- NJLJ: Editorial: Parking Space ‘Chalking’ Case Raises Questions on Fourth Amendment Jurisprudence
- NE: Expansive SW for cell phone in a shooting case with multiple participants was reasonable
- N.D.Ga.: No REP in a pole camera’s view in a public place
- CA11: Def’s attempt to limit the scope of his consent search shows voluntariness
- OK: State blood draw statute was suspect, but GFE applies
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"If it was easy, everybody would be doing it. It isn't, and they don't."
“I am still learning.”
—Domenico Giuntalodi (but misattributed to Michelangelo Buonarroti (common phrase throughout 1500's)).
"Love work; hate mastery over others; and avoid intimacy with the government."
—Shemaya, in the Thalmud
"A system of law that not only makes certain conduct criminal, but also lays down rules for the conduct of the authorities, often becomes complex in its application to individual cases, and will from time to time produce imperfect results, especially if one's attention is confined to the particular case at bar. Some criminals do go free because of the necessity of keeping government and its servants in their place. That is one of the costs of having and enforcing a Bill of Rights. This country is built on the assumption that the cost is worth paying, and that in the long run we are all both freer and safer if the Constitution is strictly enforced."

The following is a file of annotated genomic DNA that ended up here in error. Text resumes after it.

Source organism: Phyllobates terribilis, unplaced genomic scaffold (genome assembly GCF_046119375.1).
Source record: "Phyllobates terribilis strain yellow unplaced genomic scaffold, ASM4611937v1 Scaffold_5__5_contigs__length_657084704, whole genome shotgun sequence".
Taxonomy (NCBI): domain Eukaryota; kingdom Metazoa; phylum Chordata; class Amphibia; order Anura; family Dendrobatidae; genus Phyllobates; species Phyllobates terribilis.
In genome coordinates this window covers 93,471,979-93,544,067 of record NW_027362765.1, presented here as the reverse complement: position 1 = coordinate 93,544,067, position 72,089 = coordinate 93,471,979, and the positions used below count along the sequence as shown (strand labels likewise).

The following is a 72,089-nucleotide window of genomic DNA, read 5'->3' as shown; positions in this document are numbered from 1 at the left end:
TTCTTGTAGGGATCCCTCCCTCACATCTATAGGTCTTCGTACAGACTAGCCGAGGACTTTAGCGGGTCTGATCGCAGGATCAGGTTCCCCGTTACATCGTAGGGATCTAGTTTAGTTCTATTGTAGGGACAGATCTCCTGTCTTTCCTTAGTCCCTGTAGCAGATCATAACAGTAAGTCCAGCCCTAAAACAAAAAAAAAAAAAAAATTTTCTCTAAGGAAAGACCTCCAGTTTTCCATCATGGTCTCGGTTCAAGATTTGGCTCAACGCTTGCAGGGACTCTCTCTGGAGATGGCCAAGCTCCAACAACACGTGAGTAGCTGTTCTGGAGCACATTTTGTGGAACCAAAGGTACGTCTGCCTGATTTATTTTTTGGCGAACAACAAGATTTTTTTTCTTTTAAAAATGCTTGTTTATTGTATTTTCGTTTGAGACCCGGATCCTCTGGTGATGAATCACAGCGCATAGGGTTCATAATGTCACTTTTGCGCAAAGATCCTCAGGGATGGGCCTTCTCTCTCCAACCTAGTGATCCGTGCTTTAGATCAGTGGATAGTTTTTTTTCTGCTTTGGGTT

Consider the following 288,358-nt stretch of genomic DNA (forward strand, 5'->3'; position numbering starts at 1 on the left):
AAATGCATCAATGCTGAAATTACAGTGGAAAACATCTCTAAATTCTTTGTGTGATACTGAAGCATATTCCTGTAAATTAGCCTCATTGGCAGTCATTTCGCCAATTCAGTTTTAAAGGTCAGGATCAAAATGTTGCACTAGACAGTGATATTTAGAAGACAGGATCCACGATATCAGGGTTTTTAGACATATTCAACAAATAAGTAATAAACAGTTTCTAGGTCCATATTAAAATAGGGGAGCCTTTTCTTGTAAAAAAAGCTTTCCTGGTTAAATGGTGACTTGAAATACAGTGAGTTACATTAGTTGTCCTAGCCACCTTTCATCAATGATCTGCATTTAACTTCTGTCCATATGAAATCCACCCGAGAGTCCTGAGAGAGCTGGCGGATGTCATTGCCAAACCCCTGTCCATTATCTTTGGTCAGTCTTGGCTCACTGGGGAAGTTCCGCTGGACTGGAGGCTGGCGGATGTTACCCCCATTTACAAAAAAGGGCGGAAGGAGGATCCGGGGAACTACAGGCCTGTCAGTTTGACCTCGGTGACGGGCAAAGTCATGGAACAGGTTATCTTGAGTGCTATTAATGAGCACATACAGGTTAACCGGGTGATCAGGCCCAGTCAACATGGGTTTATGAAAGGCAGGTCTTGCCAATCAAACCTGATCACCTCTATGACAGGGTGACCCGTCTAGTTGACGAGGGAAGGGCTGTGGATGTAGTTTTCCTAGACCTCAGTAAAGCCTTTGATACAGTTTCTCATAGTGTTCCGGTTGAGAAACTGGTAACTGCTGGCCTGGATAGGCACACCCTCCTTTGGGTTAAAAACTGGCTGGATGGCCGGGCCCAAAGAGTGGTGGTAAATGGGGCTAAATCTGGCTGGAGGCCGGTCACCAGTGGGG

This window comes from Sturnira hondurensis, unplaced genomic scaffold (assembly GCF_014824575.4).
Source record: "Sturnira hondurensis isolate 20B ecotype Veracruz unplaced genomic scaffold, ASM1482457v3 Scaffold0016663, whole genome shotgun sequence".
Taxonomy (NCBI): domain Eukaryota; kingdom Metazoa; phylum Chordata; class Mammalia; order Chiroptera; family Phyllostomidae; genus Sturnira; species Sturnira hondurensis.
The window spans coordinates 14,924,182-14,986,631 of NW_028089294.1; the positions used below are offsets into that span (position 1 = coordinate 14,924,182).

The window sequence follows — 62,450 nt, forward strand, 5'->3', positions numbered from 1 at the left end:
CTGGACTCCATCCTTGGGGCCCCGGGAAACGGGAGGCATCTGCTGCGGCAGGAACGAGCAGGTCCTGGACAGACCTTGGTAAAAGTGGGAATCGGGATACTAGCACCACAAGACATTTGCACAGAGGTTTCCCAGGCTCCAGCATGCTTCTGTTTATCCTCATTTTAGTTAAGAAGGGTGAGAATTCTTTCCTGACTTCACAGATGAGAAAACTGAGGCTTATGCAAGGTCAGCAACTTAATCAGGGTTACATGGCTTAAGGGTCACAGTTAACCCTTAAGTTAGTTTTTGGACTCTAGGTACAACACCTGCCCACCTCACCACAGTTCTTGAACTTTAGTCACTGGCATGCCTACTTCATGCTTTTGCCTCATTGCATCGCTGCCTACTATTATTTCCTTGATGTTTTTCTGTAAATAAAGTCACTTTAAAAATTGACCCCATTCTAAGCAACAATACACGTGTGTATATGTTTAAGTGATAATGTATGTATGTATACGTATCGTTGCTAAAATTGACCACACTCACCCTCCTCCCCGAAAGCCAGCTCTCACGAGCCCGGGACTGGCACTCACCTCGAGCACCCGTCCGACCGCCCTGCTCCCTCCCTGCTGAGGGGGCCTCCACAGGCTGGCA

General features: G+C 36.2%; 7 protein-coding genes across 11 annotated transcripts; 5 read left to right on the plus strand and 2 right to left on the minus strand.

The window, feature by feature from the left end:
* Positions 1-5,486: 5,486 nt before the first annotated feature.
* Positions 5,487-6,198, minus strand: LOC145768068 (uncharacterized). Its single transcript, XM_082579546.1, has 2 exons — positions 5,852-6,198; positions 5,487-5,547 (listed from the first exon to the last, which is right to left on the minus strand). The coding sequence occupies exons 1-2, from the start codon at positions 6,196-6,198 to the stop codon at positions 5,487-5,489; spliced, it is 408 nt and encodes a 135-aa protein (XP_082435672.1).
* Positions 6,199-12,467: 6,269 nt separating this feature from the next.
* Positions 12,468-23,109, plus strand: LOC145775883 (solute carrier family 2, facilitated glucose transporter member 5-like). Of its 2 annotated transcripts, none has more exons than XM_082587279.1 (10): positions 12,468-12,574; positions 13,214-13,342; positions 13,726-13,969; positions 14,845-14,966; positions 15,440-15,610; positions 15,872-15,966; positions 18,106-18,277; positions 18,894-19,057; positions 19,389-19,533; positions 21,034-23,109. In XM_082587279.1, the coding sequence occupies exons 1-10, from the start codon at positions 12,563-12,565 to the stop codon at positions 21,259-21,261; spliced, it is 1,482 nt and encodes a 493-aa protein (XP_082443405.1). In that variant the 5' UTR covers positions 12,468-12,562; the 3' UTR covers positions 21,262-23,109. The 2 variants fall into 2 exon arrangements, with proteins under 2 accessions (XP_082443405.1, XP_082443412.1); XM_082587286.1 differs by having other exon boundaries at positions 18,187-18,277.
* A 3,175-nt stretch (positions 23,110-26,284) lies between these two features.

—Williams v. Nix, 700 F. 2d 1164, 1173 (8th Cir. 1983) (Richard Sheppard Arnold, J.), rev'd Nix v. Williams, 467 US. 431 (1984).
"The criminal goes free, if he must, but it is the law that sets him free. Nothing can destroy a government more quickly than its failure to observe its own laws, or worse, its disregard of the charter of its own existence."
—Mapp v. Ohio, 367 U.S. 643, 659 (1961).
"Any costs the exclusionary rule are costs imposed directly by the Fourth Amendment."
—Yale Kamisar, 86 Mich.L.Rev. 1, 36 n. 151 (1987).
"There have been powerful hydraulic pressures throughout our history that bear heavily on the Court to water down constitutional guarantees and give the police the upper hand. That hydraulic pressure has probably never been greater than it is today."
— Terry v. Ohio, 392 U.S. 1, 39 (1968) (Douglas, J., dissenting).
"The great end, for which men entered into society, was to secure their property."
—Entick v. Carrington, 19 How.St.Tr. 1029, 1066, 95 Eng. Rep. 807 (C.P. 1765)
"It is a fair summary of history to say that the safeguards of liberty have frequently been forged in controversies involving not very nice people. And so, while we are concerned here with a shabby defrauder, we must deal with his case in the context of what are really the great themes expressed by the Fourth Amendment."
—United States v. Rabinowitz, 339 U.S. 56, 69 (1950) (Frankfurter, J., dissenting)
"The course of true law pertaining to searches and seizures, as enunciated here, has not–to put it mildly–run smooth."
—Chapman v. United States, 365 U.S. 610, 618 (1961) (Frankfurter, J., concurring).
"A search is a search, even if it happens to disclose nothing but the bottom of a turntable."